NAACP Honors Transatlantic Research Project with Julius E. Williams Distinguished Community Service Award

Celebrating its 100th anniversary this year, the prestigious civil rights organization NAACP (the National Association for the Advancement of Colored People) decided to present its Julius E. Williams Distinguished Community Service Award for 2009 to Maria Höhn (Vassar College) and Martin Klimke (German Historical Institute, Washington, DC / Heidelberg Center for American Studies, University of Heidelberg) for their research project and digital archive on “The Civil Rights Struggle, African-American GIs, and Germany” (

The award is named after the first national director of the NAACP Department of Armed Services and Veterans Affairs. Mr. Williams joined the civil rights organization in 1966 and organized the Veterans Affairs Department in 1969. He served in World War II, the Korean Conflict, and Vietnam. His awards include the Legion of Merit Medal, the Soldier’s Medal, and the Purple Heart.

The award recognizes an organization that has influenced broad service initiatives to develop veterans and community service partnerships. It was given at the Centennial Convention of the NAACP scheduled for July 11–16, 2009, in New York City. The award presentation took place during a private reception preceding the NAACP’s Annual Armed Services and Veterans Affairs Awards Banquet on July 14. Speakers at the event included James T. Conway, Commandant of the Marine Corps and member of the Joint Chiefs of Staff, as well as David N. Dinkins, the first African-American mayor of New York City.

For the NAACP 2009 Dinner Agenda, please see here: PDF.

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NAACP Award Reception and 35th Annual Armed Services & Veterans Affairs Awards Dinner

NAACP Julius E. Williams Distinguished Community Service Award Nominee 2009

The Civil Rights Struggle, African-American GIs, and Germany

A collaborative research project of the German Historical Institute (GHI), Washington, DC, the Heidelberg Center for American Studies (HCA), University of Heidelberg, and Vassar College, Poughkeepsie, NY.

Initiated by Maria Höhn and Martin Klimke, this research project and digital archive explores the connection between the establishment of American military bases abroad and the advancement of civil rights in the U.S. It investigates the role that African-American GIs played in carrying the demands of the civil rights movement abroad beginning with World War II. Höhn and Klimke’s initial focus has been Germany, which has been home to the largest contingent of American troops deployed outside the United States for the past 60 years.

Since 1945 almost 20 million American soldiers, along with their families and civilian employees, have served tours of duty in Germany, and about 3 million of those Americans have been African American. By giving voice to their experience and to that of the people who interacted with them over civil rights demands and racial discrimination on both sides of the Atlantic, Höhn and Klimke are preserving and expanding the history of the African-American civil rights movement beyond the boundaries of the U.S.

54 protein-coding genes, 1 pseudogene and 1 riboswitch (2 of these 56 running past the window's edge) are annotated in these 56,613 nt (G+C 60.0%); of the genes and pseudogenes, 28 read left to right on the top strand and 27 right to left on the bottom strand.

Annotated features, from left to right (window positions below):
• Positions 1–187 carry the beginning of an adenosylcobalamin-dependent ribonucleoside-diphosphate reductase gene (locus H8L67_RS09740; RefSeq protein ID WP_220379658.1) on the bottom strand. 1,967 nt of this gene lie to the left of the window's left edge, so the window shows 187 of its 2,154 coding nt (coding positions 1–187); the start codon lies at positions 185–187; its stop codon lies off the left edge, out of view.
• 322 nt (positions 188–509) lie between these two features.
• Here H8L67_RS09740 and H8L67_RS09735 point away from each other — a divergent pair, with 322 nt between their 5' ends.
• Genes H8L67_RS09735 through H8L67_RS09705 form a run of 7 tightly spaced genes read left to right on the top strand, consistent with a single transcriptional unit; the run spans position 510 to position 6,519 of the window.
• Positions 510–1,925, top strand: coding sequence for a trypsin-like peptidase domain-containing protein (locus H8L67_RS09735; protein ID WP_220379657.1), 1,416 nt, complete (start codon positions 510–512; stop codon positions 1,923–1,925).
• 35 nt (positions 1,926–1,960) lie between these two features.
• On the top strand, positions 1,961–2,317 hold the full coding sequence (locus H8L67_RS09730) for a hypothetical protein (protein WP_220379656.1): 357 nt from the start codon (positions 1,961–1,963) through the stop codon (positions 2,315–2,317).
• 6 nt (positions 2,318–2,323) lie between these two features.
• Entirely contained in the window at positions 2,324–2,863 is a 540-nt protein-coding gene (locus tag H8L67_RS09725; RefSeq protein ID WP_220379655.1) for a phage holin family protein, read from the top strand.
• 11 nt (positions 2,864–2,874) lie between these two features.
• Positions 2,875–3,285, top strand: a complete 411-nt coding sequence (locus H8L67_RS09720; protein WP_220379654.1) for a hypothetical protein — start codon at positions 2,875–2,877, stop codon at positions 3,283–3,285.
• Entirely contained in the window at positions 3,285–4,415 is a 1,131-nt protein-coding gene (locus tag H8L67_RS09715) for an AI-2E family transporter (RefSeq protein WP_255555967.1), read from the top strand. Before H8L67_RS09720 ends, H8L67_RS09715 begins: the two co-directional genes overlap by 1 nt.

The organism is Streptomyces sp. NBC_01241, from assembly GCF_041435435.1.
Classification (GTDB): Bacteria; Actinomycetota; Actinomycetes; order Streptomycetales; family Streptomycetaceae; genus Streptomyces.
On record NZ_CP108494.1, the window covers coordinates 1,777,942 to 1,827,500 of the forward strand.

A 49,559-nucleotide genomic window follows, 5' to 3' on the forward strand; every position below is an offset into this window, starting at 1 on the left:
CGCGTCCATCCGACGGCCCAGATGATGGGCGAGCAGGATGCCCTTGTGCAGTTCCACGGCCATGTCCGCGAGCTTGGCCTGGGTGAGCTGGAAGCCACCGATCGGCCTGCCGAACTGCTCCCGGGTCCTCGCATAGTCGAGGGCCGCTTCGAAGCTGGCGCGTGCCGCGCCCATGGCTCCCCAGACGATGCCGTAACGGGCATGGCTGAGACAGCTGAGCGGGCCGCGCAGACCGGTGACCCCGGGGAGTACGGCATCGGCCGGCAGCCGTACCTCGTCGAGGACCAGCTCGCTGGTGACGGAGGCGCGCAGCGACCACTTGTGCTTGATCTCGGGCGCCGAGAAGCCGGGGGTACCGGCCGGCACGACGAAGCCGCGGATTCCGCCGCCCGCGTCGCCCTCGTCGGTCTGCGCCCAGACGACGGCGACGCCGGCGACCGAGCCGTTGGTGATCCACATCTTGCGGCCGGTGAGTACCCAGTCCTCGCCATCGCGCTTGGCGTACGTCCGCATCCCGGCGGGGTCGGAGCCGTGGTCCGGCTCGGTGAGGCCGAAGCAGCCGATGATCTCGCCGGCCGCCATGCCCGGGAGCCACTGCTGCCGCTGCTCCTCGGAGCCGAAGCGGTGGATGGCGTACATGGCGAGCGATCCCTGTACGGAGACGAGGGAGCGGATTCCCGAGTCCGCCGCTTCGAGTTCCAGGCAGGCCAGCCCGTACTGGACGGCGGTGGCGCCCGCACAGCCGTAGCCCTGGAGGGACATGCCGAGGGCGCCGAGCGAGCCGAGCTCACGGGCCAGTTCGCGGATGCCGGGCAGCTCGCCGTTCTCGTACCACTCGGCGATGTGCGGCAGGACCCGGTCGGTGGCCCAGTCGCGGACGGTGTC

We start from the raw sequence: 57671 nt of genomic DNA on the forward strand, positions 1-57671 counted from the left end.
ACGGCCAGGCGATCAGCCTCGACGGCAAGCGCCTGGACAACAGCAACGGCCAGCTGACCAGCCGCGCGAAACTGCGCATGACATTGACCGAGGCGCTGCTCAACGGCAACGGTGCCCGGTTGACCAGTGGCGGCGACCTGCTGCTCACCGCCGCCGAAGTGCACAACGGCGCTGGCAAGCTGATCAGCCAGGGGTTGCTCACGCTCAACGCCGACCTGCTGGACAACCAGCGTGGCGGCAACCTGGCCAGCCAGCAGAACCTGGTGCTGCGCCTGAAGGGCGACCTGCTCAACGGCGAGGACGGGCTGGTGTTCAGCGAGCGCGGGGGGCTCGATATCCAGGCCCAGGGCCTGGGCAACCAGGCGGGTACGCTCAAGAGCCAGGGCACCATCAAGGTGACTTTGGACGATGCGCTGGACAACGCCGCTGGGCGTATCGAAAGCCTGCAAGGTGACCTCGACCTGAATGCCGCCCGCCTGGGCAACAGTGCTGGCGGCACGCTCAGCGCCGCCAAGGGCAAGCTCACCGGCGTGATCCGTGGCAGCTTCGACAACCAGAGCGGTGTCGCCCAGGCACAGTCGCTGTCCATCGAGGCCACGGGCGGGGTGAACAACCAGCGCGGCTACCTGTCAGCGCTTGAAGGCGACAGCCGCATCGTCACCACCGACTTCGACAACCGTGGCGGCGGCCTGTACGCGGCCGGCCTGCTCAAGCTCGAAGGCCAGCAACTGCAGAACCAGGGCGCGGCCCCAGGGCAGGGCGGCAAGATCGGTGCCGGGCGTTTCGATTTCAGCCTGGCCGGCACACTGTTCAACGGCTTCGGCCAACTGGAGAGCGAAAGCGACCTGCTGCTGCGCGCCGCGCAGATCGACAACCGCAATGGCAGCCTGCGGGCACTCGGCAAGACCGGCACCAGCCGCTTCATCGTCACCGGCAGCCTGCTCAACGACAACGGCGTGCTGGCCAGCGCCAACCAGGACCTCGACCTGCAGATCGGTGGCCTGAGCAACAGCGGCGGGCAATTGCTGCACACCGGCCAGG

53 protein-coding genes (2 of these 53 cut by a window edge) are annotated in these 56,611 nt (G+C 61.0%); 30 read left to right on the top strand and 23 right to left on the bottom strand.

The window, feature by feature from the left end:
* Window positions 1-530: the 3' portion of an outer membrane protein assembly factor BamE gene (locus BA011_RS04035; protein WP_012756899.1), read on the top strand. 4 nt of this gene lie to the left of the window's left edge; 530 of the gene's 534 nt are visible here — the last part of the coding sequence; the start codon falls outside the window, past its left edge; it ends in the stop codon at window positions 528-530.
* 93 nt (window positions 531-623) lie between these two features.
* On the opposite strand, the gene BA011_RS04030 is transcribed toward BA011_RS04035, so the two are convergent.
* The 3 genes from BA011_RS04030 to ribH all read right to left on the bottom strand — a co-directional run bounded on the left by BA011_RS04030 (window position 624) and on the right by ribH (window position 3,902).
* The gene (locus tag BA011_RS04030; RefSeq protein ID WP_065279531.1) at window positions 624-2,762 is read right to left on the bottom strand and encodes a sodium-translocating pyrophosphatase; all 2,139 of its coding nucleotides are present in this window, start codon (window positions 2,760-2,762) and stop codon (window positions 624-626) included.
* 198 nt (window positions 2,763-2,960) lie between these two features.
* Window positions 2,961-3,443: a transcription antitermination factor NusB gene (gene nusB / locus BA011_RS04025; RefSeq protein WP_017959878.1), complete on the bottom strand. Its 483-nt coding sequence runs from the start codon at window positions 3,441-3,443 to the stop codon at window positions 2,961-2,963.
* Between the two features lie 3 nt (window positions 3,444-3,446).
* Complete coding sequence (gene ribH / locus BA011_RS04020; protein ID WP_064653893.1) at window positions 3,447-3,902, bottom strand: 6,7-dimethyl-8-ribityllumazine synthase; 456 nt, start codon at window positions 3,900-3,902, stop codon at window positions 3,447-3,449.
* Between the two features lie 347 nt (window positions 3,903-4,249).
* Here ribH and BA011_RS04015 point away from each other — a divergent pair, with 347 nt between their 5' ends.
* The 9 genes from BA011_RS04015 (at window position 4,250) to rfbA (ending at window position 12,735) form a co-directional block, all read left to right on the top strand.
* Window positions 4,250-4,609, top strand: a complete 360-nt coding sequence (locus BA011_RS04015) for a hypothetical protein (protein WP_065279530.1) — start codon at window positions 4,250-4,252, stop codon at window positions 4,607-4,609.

Their research project, which includes an oral history collection and a digital archive, has three main goals:

  • first, to gather historic material related to this important but little known chapter of the African-American civil rights movement as well as its connection to German history while preserving the sources in a digital archive;
  • second, to make these sources available worldwide and free of charge to scholars, teachers, students and interested parties around the globe;
  • third, to foster the growth of a community of individuals who are engaged in teaching and learning about the African American civil rights movement, its reverberations outside the U.S., as well as about the history of African American GIs who were deployed in Europe during and after the Second World War.

Maria Höhn, an established scholar of the American military presence in Germany whose works are well known in North America and Europe, teaches German history at Vassar College. Her seminal book, GIs and Fräuleins: The German-American Encounter in 1950s West Germany, published in 2002 by the University of North Carolina Press, was the first ever to address the experience of black soldiers in postwar Germany.

Martin Klimke is a research fellow at the German Historical Institute, Washington, DC, and at the Heidelberg Center for American Studies (HCA) at the University of Heidelberg in Germany. A widely published historian on protest movements, his latest book, The Other Alliance: Student Protest in West Germany and the United States in the Global Sixties, will be published by Princeton University Press in 2009.

Höhn and Klimke are currently writing a history of the experience of African-American soldiers, activists, and intellectuals in Germany in the 20th century entitled From DuBois to Obama: The Civil Rights Struggle, African-American GIs, and Germany.

Their photo exhibition “The Civil Rights Struggle, African-American GIs, and Germany” is currently on display in both Germany and the U.S.
> Exhibition Schedule

For further information about the project and photo exhibition, please contact Laura Stapane at

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